As illustrated in FIG. 9, each supply opening 124 of the gas hearth conveyor 82 has an elongated slit shape that extends transverse to the direction of conveyance shown by arrow C and has a generally straight shape provided by an intermediate portion 136 extending between its ends 138. The exhaust openings 128 alternate with the supply openings 124 and have an elongated slit shapes extending parallel to the supply openings transverse to the direction of conveyance shown by arrow C. These exhaust openings 128 have intermediate portions 140 extending between their opposite ends 142 and the intermediate portions thereof have greater gas flow areas that progressively increase in opposite directions from their ends toward a central location between the ends. More specifically, as illustrated, the greater flow area in the illustrated embodiment is provided by a greater width of each slit type exhaust opening 128 at their intermediate portions 140 as compared to their ends 142. This greater exhaust area at the central location of the exhaust openings 128 causes the exhaust gas to flow toward the center of the hearth in a manner that tends to center the glass sheet ribbon G being conveyed during the processing.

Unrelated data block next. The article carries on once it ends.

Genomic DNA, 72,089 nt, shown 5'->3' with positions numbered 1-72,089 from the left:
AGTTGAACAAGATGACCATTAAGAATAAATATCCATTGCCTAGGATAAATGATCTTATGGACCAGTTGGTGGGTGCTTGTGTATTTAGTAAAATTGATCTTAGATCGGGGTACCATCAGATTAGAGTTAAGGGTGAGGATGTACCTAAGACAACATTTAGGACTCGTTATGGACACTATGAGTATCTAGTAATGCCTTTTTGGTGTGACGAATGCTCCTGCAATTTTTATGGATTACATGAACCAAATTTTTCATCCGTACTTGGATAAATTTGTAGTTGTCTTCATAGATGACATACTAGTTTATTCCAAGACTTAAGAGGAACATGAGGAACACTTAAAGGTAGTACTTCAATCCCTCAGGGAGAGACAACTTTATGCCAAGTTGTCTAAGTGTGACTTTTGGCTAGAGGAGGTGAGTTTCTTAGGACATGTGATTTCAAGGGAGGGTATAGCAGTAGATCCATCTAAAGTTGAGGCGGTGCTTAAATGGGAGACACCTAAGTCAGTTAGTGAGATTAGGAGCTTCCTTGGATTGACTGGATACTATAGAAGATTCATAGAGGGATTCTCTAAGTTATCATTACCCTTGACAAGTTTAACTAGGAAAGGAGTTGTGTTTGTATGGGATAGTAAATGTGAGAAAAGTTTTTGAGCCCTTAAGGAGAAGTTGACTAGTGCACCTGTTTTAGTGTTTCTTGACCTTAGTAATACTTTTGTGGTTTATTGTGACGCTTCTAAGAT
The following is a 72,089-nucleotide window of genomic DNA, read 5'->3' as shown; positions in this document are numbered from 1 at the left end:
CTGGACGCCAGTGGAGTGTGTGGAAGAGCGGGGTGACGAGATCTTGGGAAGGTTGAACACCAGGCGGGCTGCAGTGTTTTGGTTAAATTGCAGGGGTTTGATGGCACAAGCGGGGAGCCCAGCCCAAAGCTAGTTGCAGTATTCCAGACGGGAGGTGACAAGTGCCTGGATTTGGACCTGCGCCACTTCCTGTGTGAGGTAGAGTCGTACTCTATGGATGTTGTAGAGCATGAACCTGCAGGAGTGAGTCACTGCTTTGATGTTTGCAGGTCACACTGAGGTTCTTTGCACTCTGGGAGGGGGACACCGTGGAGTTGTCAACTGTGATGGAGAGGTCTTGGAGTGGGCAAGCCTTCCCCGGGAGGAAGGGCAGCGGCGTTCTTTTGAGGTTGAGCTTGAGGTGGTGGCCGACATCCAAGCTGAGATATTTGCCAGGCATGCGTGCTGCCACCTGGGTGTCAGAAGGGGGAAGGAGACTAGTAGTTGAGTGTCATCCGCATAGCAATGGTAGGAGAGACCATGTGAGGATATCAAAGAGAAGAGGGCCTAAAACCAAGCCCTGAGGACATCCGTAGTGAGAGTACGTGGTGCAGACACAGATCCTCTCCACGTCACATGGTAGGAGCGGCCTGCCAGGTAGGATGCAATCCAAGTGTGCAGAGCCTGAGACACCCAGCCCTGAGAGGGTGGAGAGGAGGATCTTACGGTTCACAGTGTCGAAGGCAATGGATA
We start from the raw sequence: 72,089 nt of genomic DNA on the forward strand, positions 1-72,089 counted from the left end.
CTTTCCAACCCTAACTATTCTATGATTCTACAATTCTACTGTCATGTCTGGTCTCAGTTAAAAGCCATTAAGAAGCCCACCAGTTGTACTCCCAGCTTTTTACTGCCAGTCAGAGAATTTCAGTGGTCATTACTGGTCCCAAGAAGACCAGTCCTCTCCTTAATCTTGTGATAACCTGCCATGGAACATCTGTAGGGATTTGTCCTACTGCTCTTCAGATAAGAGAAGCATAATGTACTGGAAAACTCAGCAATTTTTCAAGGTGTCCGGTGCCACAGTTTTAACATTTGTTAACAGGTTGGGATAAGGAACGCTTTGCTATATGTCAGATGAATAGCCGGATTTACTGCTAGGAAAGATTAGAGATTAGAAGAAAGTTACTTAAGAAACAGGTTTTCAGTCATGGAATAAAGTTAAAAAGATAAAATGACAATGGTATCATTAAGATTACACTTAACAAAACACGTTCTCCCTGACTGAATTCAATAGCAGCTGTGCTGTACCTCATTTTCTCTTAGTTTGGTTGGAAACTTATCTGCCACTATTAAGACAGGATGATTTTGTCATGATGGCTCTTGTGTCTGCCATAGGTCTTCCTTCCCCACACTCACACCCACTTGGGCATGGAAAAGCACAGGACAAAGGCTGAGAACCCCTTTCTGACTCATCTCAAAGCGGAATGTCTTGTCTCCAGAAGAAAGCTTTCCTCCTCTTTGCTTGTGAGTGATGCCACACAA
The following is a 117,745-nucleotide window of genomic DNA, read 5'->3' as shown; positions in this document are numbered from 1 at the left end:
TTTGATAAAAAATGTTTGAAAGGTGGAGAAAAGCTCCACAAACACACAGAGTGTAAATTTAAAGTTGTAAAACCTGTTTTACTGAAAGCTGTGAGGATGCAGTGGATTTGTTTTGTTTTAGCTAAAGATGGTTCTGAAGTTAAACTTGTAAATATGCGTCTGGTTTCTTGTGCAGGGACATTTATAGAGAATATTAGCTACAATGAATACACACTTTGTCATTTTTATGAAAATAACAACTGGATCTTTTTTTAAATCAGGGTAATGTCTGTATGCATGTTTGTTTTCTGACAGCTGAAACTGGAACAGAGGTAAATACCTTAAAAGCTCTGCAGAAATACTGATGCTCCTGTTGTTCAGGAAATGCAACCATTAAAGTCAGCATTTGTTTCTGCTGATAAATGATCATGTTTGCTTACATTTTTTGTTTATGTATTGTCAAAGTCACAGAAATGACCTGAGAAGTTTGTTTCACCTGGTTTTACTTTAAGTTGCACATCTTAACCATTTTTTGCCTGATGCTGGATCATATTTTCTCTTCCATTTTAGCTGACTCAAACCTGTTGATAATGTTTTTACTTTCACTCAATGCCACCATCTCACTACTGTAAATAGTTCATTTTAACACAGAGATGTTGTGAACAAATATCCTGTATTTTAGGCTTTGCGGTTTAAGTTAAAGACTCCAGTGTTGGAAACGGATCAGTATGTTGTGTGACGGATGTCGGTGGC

With reference to FIG. 11, the coated glass sheet 32 has opposite ends 144 that are cut after passage through the annealing leer 30 illustrated in FIG. 1. The lower surface 54 has the coating 80 as previously described while the upper surface 52 has the coating 88 as was also previously described. Both of these coatings are applied prior to exiting of the glass sheet ribbon from the inert atmosphere such that the glass sheet 32 has enhanced strength. While different types of coatings can be utilized, pyrolytic coatings applied by pyrolysis in a heated environment of the coating chamber 26 shown in FIG. 1 are most effective and normally will be metallic coatings such as tin oxide. However, as previously mentioned, the coatings can also be of semi-conductor materials such as are utilized in photovoltaics and other applications. It should be noted that the lower surface 54 is a float surface having previously been floated on the molten metal provided by the tin. Some minute amounts of the tin will remain on the float surface 54 such that it has a slightly different composition from the upper surface 52 that does not contact the tin.